The leg lightly tapped once.
I asked, “Is your name Anna and are you my grandmother?”
The leg tapped with greater force, causing me to think, “Oh no, I don’t like this.” I became scared and hastily retreated to the bathroom. While hiding in there, I heard an even louder noise – the entire table was shaking.
I emerged from my hiding spot and saw that the medium was reciting letters once more, and the legs lifted on M … A … N …
Shelly said: “Manny?”
How did that table know my father’s nickname? By now I had stepped back in the room and was gradually creeping closer. I heard the medium ask: “Do you have a message for anyone?”
And the table began to spell B … A …
The person asked, “Is your name Barbra?”
She inquired, “What is the message for Barbra?”
The letters in the table spelled out “SORRY”.
I believe that my brother was the initial person to correctly guess the word “Sorry?”
I was in shock. I couldn’t fathom it. If I had to choose one word that I had been anticipating my whole life from my father…
It’s hard to believe. If the medium were influencing my father’s speech, she would likely have him say something more generic such as “I love you” or “I’m always with you”. However, he instead said “Sorry”.
It was staggering.
The woman inquired, “Is there anything else I can assist you with?”
Suddenly, the leg began to thump once more and spelled out the letters S, I, N, G, P, R, O, U, and D. The thumping became so rapid that I had to remove my hands from the table. My brother, who had only been lightly resting his hands on the table, was now following the leg as it moved across the room without holding or pushing it.
At one point a leg got caught on the threshold and he had to help it over. And then the table came back to where the medium and I were sitting. It moved back and forth between my brother and me, very slowly. And then it stopped.
I have never seen anything scarier. I understand it may seem unbelievable, but it is the honest truth. I never want to go through that again.
Once the medium departed, I hurried upstairs to Shelly’s bedroom. I was trembling with fear.
What I witnessed was the table rapidly producing those words, causing me to sense my father’s remorse for leaving me… and it deeply impacted me.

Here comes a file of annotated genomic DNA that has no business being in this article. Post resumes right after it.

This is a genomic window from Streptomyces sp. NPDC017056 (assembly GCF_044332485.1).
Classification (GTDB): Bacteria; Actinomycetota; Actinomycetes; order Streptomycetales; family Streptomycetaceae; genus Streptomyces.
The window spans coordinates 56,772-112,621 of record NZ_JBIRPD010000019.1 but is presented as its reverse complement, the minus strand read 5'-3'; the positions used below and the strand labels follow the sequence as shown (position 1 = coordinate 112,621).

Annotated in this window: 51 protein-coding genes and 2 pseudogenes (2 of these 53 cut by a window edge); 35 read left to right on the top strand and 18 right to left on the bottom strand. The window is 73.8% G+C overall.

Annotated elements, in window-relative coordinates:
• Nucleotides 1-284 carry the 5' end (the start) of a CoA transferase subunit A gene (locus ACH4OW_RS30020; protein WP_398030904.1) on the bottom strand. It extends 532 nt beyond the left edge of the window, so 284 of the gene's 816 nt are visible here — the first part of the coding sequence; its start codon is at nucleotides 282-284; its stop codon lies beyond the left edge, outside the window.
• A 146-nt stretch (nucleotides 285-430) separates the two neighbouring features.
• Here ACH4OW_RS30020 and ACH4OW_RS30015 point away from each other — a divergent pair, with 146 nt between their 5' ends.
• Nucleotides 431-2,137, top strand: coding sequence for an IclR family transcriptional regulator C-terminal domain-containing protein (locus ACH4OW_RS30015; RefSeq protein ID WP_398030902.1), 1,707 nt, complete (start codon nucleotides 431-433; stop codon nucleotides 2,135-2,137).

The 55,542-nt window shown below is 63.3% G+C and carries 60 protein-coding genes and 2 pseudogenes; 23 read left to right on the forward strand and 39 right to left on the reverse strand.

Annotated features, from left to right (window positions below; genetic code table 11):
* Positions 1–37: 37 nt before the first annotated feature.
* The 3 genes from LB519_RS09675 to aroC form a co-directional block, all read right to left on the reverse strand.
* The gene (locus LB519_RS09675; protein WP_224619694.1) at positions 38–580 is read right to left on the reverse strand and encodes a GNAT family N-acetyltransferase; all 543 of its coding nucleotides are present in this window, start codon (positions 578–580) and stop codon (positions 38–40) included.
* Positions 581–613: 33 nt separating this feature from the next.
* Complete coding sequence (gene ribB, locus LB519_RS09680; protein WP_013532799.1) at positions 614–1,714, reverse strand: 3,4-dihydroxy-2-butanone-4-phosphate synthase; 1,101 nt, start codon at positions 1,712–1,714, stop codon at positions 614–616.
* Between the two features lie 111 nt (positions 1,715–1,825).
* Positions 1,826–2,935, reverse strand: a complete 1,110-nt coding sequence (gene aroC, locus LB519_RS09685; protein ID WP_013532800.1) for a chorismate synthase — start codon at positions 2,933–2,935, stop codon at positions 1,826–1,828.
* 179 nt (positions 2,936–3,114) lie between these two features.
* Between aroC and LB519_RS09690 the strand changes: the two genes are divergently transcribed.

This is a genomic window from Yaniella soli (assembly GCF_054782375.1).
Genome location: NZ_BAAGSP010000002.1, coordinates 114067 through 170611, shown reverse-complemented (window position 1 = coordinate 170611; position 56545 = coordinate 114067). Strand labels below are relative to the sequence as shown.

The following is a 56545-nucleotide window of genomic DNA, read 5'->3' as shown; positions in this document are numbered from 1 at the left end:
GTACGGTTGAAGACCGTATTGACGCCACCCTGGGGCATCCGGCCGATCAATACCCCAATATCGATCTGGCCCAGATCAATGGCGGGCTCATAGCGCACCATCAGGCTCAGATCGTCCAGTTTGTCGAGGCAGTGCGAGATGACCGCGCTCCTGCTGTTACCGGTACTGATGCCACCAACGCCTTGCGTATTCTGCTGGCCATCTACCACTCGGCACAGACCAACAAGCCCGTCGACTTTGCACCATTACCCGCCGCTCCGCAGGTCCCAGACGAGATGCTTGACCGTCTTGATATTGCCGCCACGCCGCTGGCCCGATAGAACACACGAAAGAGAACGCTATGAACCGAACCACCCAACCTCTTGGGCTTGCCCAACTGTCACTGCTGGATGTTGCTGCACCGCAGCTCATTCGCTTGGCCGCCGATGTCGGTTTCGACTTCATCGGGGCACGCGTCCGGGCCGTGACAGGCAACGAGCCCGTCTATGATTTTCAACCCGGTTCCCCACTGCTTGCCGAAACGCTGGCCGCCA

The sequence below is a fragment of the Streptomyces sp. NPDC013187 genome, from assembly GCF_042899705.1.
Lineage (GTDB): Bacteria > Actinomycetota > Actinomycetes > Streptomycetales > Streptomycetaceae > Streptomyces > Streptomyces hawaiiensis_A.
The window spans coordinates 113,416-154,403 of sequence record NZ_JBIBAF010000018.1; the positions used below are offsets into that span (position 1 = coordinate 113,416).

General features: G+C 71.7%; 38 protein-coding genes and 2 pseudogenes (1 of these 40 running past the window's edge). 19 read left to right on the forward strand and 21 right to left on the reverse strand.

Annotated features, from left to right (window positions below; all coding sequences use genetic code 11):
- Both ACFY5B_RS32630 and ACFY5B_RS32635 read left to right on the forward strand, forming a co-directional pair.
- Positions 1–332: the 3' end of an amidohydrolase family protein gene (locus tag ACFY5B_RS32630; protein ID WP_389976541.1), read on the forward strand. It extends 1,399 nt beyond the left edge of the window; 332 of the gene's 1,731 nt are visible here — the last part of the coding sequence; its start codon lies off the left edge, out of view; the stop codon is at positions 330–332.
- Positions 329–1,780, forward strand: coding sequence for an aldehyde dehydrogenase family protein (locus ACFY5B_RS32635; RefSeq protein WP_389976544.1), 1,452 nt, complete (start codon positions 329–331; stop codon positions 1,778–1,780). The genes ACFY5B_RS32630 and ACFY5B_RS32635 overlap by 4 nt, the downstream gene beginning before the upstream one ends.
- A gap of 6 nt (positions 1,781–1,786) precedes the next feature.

I was able to let go of my anger in a sense. While on the flight back to Los Angeles, I started reading a paper my father had written, which Shelly had just given me because I had never requested it previously.
He wrote about utilizing renowned authors such as Shakespeare and Ibsen, and talented poets like Byron and Keats, to educate imprisoned individuals and young offenders in English. I felt a strong connection to him, as I had also dreamed of performing as characters like Juliet and Hedda Gabler, and now he was discussing these very plays that I had come across in my teenage acting classes.
I completed several sample tests where I matched authors to their works. What if I had been raised by a father who was like that? It’s possible that I would have pursued higher education and potentially become a teacher, just like him. (A singing teacher?)
One week after seeing Shelly, I received a package of photos from him and was surprised to see the name on the tombstone next to my father’s.
The name on the grave in the Jewish cemetery was not Irving or Murray, which are names typically associated with Judaism. It was Anshel, a less common name. Anshel is not a name you come across often nowadays. The only previous time I had encountered it was in Singer’s short story, where it was the name of Yentl’s deceased uncle (although in the movie adaptation, it was changed to her deceased brother). When Yentl takes on a male identity, she uses Anshel as her chosen name.
I was amazed. This was the indication I had been searching for, indicating that creating this film was my destiny. As I delved into all the potential concepts for Yentl, I also uncovered my connection to my father. He shared the same passion for knowledge as Yentl. We were cut from the same cloth. And so was I.
Unfortunately, his life was ended prematurely, but I saw this as an opportunity to prolong it. To take on the role, I had to assume the appearance of a man and essentially become my father. His legacy would continue through me and also through Yentl.
I became aware that I would create this movie.
Performing vocal music for former President Bill Clinton.
In 1992, following eight years of Ronald Reagan and four years of George HW Bush, who implemented policies that favored corporations over individuals, cut programs for the poor, and caused the savings and loan crisis, I desired a Democratic president. Initially, I backed Senator Tom Harkin from Iowa, but then my friend Mike Medavoy introduced me to a different contender… the relatively unknown governor of Arkansas, Bill Clinton.